Democratic candidate for governor Vincent Sheheen said Tuesday that he does not think South Carolina should increase its gas tax to pay for badly-needed road repairs. Instead he is pushing a plan that would borrow about $500 million and redirect millions more from elsewhere in the state budget.
Sheheen released his plan to improve South Carolina roads on Tuesday, basing it partly off recommendations he previously made in his book “The Right Way.” The proposal calls for the state to issue an estimated $500 million in bonds to pay for immediate work. It also calls on the legislature to dedicate five percent of the general fund budget on top of the approximately $500 million it collects in gas tax revenue each year. Sheheen said he also wants state officials to consider other means to expand funding, including possible tolls to repair and widen Interstate 95, or a new tax on out-of-state trucks that travel South Carolina highways.
But he rejected any increase to South Carolina’s lowest-in-the-nation 17-cent fuel tax. “The gas tax is a declining source of revenue,” he told reporters, adding that vehicles are becoming more fuel-efficient. “It’s why we’re in the mess we’re in now, because we solely rely on it. If all we do is rely on the gas tax, we’ll be right back having this discussion five years from now (or) ten years from now.”
Sheheen is challenging Republican Gov. Nikki Haley, who has previously said she will propose a plan to increase road funding when state legislators return in January.
South Carolina’s massive $24 billion road maintenance backlog has become an issue the past two years. The state Department of Transportation has said it will need more than $1.4 billion each year for 20 years just to get South Carolina’s roads to “good” condition. Sheheen said he would support a “Fix-It-First” plan to focus on repairs and improving infrastructure over new construction.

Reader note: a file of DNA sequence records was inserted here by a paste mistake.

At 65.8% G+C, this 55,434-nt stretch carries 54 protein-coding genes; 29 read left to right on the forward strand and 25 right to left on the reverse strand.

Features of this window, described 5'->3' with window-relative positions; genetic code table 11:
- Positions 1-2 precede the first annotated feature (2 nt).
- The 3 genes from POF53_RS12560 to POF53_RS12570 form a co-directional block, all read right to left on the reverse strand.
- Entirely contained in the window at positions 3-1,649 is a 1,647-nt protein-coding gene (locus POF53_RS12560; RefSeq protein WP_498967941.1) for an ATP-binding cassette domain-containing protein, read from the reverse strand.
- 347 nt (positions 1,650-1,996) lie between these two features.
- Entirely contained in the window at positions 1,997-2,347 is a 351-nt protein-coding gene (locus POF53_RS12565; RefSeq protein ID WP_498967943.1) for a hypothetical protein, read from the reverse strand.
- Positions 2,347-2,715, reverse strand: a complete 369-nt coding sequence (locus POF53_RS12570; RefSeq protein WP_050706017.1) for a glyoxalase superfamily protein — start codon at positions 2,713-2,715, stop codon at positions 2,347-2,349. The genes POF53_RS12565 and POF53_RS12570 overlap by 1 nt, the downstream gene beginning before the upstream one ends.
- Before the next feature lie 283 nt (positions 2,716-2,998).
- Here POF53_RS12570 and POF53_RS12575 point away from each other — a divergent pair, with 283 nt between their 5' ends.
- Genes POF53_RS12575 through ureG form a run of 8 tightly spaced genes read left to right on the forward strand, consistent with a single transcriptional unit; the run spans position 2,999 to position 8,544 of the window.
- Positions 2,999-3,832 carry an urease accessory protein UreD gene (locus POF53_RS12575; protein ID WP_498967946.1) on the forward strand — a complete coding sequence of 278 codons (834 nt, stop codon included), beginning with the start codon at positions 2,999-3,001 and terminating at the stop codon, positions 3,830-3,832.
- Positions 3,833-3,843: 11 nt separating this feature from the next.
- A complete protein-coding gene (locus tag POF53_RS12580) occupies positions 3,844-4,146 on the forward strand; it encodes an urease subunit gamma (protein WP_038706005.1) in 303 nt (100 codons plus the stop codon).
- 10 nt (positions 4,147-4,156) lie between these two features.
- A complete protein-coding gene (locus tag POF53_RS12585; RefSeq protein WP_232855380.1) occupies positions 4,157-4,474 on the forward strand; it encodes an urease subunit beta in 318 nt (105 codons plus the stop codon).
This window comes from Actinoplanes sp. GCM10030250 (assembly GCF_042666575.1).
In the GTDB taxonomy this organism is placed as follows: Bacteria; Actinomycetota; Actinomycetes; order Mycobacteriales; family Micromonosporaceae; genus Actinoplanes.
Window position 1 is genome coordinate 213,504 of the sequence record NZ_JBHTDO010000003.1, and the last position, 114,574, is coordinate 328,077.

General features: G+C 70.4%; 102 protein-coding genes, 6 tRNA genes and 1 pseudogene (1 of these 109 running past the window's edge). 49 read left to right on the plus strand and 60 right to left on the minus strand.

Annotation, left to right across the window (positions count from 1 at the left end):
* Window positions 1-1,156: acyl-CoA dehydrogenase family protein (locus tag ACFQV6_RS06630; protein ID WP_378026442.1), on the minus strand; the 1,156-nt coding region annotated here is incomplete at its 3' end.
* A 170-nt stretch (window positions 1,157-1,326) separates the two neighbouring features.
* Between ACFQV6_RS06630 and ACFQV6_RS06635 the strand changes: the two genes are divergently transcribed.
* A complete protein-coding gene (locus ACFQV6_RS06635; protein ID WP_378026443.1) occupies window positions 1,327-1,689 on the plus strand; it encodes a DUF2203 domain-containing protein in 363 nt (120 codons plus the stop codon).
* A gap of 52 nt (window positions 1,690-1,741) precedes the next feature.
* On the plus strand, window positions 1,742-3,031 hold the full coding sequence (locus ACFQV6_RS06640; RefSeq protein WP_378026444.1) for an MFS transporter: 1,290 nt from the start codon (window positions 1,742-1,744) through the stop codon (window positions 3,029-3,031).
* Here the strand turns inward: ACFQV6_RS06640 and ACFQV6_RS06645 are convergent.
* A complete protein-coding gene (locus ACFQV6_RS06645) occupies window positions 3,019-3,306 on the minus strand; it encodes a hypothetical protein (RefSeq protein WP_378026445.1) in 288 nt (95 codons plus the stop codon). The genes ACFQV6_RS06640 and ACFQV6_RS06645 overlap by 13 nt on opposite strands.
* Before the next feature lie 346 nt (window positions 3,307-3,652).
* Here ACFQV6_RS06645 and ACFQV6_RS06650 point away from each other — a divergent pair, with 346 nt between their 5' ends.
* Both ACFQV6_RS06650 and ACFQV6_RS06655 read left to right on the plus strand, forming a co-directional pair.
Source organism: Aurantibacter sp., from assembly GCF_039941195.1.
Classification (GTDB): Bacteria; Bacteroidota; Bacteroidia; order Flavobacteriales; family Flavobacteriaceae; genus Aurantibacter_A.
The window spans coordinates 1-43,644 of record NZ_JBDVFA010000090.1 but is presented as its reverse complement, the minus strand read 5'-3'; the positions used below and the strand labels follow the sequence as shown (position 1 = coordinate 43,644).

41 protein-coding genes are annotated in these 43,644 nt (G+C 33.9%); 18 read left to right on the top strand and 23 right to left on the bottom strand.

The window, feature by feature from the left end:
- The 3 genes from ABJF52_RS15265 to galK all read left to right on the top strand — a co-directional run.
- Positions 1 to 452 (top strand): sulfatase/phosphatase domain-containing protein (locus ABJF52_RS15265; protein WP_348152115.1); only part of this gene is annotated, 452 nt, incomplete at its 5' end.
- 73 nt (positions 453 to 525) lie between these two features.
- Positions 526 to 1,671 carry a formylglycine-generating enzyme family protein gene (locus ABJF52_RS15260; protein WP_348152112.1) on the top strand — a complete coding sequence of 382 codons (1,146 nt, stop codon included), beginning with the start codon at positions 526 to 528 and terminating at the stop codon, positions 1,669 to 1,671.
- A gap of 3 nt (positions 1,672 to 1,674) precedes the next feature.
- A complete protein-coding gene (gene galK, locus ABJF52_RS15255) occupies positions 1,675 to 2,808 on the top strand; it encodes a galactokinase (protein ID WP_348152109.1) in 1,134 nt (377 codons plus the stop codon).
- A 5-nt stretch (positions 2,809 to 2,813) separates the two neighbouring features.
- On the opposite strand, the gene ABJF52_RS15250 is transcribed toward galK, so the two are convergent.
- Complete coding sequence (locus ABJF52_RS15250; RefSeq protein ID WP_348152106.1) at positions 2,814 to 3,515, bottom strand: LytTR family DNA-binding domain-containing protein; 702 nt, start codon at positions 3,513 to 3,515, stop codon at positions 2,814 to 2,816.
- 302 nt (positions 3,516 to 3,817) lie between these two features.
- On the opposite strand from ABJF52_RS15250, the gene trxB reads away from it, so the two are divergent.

The governor also opposes increasing the gas tax, but has largely deferred to legislators on highway reform proposals since taking office. She did sign into law a 2013 measure that legislators passed to issue $500 million in bonds and redirect roughly $70 million from elsewhere in the state budget. Haley has also called on lawmakers to dedicate any budget surpluses (which she refers to as the “money tree”) towards road and bridge repair.
But Sheheen criticized the governor for “a lack of leadership” as the maintenance backlog grows each year. “The governor has the power of the bully pulpit and the governor appoints the major officials in the state,” he said. “What we lacked for a road reform and improvement plan is support from the governor. That’s what I think my job is as governor. I think we will pass this.”
Sheheen’s proposal to dedicate up to five percent of the general fund budget (equal to roughly $350 million this past year) is similar to a 2013 bill by Sen. Larry Grooms (R-Berkeley) which failed to even clear a Senate committee. But Sheheen insisted that Grooms’ bill died because the governor didn’t use her power to lobby its passage.
Independent candidate Tom Ervin, who supports raising the gas tax, criticized Sheheen’s plan. “What he’s doing is make highways and roads and bridges compete with education, mental health, law enforcement, and prisons,” Ervin told Greenville radio network WORD News. “That’s just simply not going to work. All he’s doing is kicking the can down the road.”
Haley’s campaign spokesman Chaney Adams told the Associated Press the governor “is glad” Sheheen supports what the governor has always backed — finding money already in the budget instead of raising taxes.
Sheheen also said he would support revamping the Department of Transportation’s leadership structure. Currently the agency is led by a Transportation Secretary who is chosen by the governor, but reports to a legislative-appointed Transportation Commission. The commission makes the final decision on most road projects, following a 2007 state law that sets strict guidelines for how new construction must be prioritized. Meanwhile, the independent State Transportation Infrastructure Bank (STIB) handles separate projects using bonds and other outside revenue sources.
Sheheen proposed eliminating the commission and folding the Infrastructure Bank directly under the Transportation Secretary’s control. Previous efforts to do that have largely failed, however, as House and Senate leaders say they are reluctant to give up oversight over the powerful agency.